REVIEW: Henry David Thoreau, Walden

bookcover.jpgSome books you read furiously, tearing through the pages as quickly as possible, barely able to contain yourself in your rush to reach the hoped for climactic conclusion. Walden is not a book to be hurried through in this way. Instead the book sets a wonderful gentle pace, and in response you relax, take a breath and meander slowly through each chapter, pausing for much thoughtful contemplation along the way.

Walden represents Henry David Thoreau’s account of the two years he spent living on the shore of Walden Pond (Concord, Massachusetts) in a cabin which he built himself. Thoreau undertook this project to learn more about himself and to prove that it is possible to live a rich life by focussing on the true essentials, appreciating the many wonders of nature, and living within our means; in essence by living a simple life.

I learned this, at least, by my experiment; that if one advances confidently in the direction of his dreams, and endeavours to live the life which he has imagined, he will meet with a success unexpected in common hours.’

Rather than reading his personal views from afar, you feel as if you are there with him, engaging in a series of meaningful conversations. At times his style is autobiographical, at others taking the form of philosophical musings, regardless of his approach there is no doubt that Thoreau will get you thinking.

While published in 1854, Walden examines the constraints and limitations imposed on individuals in their efforts to live within society, issues which are still very relevant today. Touching on topics such as the economics of living, happiness, reflections on solitude and interactions within society, Thoreau will cause you to look at your own life from a different perspective. The prose is elegant and like the lifestyle it is extolling, beautifully simple and uncluttered.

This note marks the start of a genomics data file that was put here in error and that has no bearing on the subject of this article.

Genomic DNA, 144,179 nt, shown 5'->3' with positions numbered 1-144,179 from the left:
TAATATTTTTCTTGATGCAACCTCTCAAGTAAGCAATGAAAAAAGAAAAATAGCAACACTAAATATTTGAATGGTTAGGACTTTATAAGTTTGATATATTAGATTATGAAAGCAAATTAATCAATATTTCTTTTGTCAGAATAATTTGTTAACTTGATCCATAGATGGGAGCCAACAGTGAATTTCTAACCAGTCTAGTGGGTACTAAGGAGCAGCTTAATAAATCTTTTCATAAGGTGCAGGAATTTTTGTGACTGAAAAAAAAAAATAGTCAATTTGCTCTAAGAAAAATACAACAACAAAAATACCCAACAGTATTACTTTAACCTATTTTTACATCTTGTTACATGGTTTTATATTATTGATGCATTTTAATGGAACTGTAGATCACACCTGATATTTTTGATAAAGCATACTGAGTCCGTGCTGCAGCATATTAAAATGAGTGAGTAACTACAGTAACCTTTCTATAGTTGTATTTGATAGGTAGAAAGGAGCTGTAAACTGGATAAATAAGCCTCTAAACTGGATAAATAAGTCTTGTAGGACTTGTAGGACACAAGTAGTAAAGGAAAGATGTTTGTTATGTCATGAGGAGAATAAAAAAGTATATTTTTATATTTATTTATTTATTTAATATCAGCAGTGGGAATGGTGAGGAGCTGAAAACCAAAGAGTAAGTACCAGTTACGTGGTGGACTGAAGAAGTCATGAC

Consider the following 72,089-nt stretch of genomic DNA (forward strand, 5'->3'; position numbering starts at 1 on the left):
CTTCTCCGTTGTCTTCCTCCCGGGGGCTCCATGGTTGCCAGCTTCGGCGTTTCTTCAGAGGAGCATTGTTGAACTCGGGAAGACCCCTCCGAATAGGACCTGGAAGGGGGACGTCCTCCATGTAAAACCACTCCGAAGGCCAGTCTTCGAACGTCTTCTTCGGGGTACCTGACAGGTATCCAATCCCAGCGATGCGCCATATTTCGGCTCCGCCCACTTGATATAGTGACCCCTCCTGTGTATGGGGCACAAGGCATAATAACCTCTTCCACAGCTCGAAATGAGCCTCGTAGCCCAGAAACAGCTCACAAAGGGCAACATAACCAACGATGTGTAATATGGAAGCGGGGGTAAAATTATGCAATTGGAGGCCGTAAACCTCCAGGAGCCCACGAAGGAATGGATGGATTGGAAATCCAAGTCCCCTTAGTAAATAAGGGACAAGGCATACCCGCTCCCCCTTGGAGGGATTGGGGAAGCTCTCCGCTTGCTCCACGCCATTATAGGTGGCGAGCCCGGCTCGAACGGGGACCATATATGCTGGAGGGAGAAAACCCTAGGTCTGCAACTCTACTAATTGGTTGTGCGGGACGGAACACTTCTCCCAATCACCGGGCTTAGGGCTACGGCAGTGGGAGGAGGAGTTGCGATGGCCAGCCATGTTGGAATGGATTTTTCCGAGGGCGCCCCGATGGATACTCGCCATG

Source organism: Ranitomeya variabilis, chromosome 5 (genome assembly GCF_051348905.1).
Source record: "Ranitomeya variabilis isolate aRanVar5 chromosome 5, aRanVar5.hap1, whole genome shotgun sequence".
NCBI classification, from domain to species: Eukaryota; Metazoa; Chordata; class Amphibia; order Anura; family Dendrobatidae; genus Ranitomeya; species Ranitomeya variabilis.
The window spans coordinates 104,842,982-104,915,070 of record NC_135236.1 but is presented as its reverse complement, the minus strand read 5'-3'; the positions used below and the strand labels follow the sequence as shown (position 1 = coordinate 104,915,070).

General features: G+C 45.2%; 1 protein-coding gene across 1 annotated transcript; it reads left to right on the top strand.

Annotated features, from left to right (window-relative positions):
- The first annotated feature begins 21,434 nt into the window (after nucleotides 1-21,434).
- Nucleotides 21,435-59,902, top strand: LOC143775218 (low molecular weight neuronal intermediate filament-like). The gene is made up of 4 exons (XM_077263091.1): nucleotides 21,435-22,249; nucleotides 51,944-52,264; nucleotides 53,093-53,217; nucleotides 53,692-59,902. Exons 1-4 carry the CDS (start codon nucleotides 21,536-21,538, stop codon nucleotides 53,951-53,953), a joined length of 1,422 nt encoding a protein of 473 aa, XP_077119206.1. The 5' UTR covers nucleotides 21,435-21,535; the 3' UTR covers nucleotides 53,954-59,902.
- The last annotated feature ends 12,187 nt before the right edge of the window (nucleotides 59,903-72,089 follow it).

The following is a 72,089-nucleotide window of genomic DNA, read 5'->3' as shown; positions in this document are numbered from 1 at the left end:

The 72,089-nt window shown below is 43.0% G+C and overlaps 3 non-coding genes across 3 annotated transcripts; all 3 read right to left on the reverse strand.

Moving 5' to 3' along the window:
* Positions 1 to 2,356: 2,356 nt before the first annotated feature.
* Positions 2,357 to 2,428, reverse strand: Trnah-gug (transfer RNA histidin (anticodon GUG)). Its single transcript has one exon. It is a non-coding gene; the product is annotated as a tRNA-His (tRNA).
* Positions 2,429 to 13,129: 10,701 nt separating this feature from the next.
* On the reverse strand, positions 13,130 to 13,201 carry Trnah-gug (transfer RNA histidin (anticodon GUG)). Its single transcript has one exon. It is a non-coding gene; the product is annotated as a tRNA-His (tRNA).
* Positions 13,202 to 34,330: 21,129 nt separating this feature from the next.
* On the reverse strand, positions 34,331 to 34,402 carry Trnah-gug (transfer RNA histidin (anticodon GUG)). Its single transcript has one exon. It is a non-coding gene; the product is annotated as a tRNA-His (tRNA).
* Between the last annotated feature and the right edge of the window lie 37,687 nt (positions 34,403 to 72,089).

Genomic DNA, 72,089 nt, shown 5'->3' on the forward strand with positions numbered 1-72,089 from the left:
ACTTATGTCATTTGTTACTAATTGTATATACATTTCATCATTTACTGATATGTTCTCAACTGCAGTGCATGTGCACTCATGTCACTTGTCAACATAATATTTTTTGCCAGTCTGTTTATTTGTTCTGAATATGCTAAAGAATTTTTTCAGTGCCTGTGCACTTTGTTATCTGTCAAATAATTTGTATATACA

While everyone may not agree, for me this book is a life changer; like finding a soulmate. It is not a book I want to sit on my bookshelf gathering dust; I want it with me always, to remind me that another path is always possible.

4 Comments

  1. Some Dude

    Nice review. I quite enjoy this book myself. With the increasing disconnectedness in the digital/consumer age I think this book may be more important now than ever.

  2. Tracey

    Hi Some Dude – Thanks for passing through. I discovered this book about three years ago, and I still reflect on it today. In fact it may be time for a re-read.

  3. Amie Lee

    Interesting review. If I had the time to pick up a book, I would certainly get myself a copy. 🙂

  4. Tracey

    Hi Amie Lee – Thanks for taking a look. It all really does come down to time. I’ve got a huge waiting list of books to read, but no time to actually get any reading done….it’s coming down to a case of ‘one day’.

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